Extra Time: European Football’s Battle With The Time Zone

As another European club season gets under way, I’m reminded of the days in Montreal when my football following was something of an ascetic exercise. When the Premier league moved into the decisive December-January junction, not only would I have to rouse myself from a warm bed embraced only five hours earlier from the local student pubs, I would have to trudge through three feet of snow in temperatures hovering near minus thirty degrees Celsius, stinking of stale Quebec lager, to my local café. After peeling off three layers and settling down to some hot coffee, I would then prepare myself to convince the owner to flip the TV to the right channel, and then to put the sound on. Not too loud — I didn’t need to feel like I was there, especially in my fragile state – just audible enough to hear the tell-tale roar at the decisive strike.

The possibility of this snowy ritual taking place a world away wasn’t foremost on the minds of the moneymen who collected tickets from tens of thousands of British working-class men, women and children most Saturday afternoons in the late 19th and early 20th century. The three o’clock kickoff was meant to accommodate the Saturday half-day. Workers exhausted from a week of toil in the ‘satanic mills’ of industry were more than happy to be “Lords of the Earth”, as J.B. Priestly once wrote, for a couple of hours at the football ground.

Today, with the advent of satellite television able to provide instant live coverage around the globe, viewers are able to watch live matches five or six timezones away. The ‘three o’clock’ kickoff is a moveable feast, and European football’s unique popularity means many have fans grown up watching Serie A, the Bundelsiga or the Premier league at odd times of the day. Afternoon games are enjoyed in the Middle East over supper, in North America at the crack of dawn, in Australasia in the late evening. These time differences can have a subtle but intriguing effect on how local audiences enjoy the game.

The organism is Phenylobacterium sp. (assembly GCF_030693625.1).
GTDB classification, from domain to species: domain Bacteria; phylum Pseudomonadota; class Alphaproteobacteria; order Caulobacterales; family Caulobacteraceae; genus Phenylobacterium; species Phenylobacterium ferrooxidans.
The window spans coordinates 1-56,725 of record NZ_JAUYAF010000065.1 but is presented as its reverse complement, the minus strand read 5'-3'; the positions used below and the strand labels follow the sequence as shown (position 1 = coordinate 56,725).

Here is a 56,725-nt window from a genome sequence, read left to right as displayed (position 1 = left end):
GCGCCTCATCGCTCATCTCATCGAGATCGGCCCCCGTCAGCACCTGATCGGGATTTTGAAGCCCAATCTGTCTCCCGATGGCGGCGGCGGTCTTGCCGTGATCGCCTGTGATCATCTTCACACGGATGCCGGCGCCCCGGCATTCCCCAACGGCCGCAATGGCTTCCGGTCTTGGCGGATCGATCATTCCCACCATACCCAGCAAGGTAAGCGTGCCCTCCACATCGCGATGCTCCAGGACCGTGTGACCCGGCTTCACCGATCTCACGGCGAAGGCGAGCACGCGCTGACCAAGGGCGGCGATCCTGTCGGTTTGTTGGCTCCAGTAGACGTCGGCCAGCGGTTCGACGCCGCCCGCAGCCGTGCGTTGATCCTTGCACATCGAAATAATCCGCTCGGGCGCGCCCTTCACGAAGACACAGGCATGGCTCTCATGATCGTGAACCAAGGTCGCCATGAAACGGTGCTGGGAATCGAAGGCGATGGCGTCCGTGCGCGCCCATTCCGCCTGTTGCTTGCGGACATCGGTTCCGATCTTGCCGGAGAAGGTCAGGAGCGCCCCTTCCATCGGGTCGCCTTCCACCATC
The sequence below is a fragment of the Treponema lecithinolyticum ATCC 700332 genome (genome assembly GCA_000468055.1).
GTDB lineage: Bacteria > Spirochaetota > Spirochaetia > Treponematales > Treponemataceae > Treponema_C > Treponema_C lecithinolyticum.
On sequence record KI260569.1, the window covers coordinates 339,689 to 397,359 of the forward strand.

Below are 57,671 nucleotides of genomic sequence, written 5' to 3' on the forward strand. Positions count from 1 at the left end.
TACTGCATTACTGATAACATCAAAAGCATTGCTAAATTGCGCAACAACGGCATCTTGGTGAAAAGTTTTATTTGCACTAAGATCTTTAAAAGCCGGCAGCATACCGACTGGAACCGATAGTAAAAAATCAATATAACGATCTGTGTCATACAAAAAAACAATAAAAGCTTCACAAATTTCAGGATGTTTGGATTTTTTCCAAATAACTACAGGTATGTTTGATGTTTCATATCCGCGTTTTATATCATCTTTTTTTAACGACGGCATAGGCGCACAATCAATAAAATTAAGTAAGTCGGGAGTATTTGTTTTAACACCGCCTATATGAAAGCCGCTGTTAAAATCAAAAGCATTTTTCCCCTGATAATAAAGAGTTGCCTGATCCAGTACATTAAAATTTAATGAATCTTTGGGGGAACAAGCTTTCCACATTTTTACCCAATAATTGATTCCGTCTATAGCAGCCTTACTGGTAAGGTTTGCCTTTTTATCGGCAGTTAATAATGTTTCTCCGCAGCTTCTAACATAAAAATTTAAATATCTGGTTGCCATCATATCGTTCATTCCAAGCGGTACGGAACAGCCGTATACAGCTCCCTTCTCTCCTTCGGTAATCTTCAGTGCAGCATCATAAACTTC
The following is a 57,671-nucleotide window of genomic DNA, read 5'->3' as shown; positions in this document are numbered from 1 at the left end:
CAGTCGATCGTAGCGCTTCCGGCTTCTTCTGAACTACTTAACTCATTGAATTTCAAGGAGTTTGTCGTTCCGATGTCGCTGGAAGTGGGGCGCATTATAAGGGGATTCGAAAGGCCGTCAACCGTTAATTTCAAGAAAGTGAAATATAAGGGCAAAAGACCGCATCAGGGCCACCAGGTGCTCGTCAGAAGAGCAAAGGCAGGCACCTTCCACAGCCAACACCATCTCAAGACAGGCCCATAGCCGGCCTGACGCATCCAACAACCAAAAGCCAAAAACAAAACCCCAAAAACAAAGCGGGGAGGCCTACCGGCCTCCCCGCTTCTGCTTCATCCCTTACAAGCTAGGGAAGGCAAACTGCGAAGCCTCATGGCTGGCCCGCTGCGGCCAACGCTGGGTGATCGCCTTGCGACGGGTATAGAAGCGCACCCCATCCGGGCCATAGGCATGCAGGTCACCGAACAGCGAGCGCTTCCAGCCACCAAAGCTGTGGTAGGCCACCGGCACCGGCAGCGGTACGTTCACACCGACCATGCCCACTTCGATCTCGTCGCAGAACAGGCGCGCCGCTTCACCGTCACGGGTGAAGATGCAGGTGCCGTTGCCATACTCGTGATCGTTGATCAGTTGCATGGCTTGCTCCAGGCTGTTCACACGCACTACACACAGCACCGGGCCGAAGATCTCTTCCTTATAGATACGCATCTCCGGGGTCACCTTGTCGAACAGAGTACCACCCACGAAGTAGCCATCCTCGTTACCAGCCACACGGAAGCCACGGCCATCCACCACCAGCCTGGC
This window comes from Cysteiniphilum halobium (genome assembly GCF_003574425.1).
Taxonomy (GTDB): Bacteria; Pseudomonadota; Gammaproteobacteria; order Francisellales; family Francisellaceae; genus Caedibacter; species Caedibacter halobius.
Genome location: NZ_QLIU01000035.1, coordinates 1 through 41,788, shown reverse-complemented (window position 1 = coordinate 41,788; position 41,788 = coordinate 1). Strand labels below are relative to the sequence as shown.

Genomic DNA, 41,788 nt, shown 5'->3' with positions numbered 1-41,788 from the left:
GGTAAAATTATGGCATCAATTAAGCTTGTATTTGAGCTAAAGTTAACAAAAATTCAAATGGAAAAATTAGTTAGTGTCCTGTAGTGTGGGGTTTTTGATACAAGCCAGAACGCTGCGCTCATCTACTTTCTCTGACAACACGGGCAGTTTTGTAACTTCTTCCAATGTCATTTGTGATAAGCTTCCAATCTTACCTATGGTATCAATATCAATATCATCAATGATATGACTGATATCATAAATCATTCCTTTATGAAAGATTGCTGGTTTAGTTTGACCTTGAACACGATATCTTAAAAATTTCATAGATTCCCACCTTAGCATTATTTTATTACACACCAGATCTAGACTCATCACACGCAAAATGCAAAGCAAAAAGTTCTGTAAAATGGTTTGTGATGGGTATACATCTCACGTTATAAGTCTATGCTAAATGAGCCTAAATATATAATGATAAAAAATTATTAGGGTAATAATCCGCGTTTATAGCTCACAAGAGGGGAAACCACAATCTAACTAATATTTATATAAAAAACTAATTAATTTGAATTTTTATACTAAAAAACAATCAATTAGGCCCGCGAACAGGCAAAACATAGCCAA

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It may seem daft or pretentious to think of something like the time of day when talking about football. Surely it doesn’t matter when the game is played — it should just sit there like a one-size-fits-all, universal absolute. Yet the circumstance of how and when we watch football can influence what we take from it. Making plans with friends, choosing the right pub, planning on the fly if your club crashes out of a cup competition when you’re stuck miles from home in a unfamiliar city, often it’s these rituals that make the memory – think Colin Firth rolling around on the apartment floor at the end of Fever Pitch. And as any Cistercian monk will tell you, rituals revolve around time.

For example, depending on where you live in North America, European club matches start anytime from 7 to 10 AM. Games are watched over coffee, eggs, toast, and bacon. Traditionalists will wait an agonizing hour or two at the local pub eyeing the flat screen until beer can be served, but most of the time, matches are enjoyed at home in the quiet of a Saturday morning. For this reason, European soccer in Canada and the US tends to be a more solitary affair. The sobriety of the dawn helps reveal the game’s many idiosyncrasies. It’s hard, for instance, to imagine something like Brian Phillip’s Run of Play getting written in the haze of a laddish, alcohol-fueled English afternoon.

I would also imagine that, for many Australians, watching the Roma or North London derby at midnight must have some sort of doomsday quality, the coda to a long night out. Like Saturday Night Live, it’s something you have to stay up to watch, and can also for that reason be a big letdown– the dull outcome to many a ‘Grand Slam’ or ‘El Clasico’ is probably felt with a sharper tinge of regret. While I wouldn’t pretend to know the experience, I do remember that, during the 2002 World Cup, the midnight start time turned ho-hum group round games into titanic epics, half-blurred by one or three pints too many.

It’s therefore hopeful that, for all of globalization’s milquetoast sameness, it hasn’t yet found a way to conquer the peculiarity of time. I enjoy the haughty distance the five-hour difference gives me from the mad-rush of the European soccer machine. Richard Scudamore’s vision of European football as traveling circus takes that away, which is why I’d rather stay at home and watch the bustle of a St. James Park or a San Siro comfy on my chesterfield with a hot cup of coffee at ten in the morning than witness the same thing at my local park at three in the afternoon. It may not amount to much, but the myriad ways time affects the ‘football ritual’ may be European soccer’s most underrated asset, and the modern-day football moneymen and women, who once used the clock to great exploitative effect, may have missed it.

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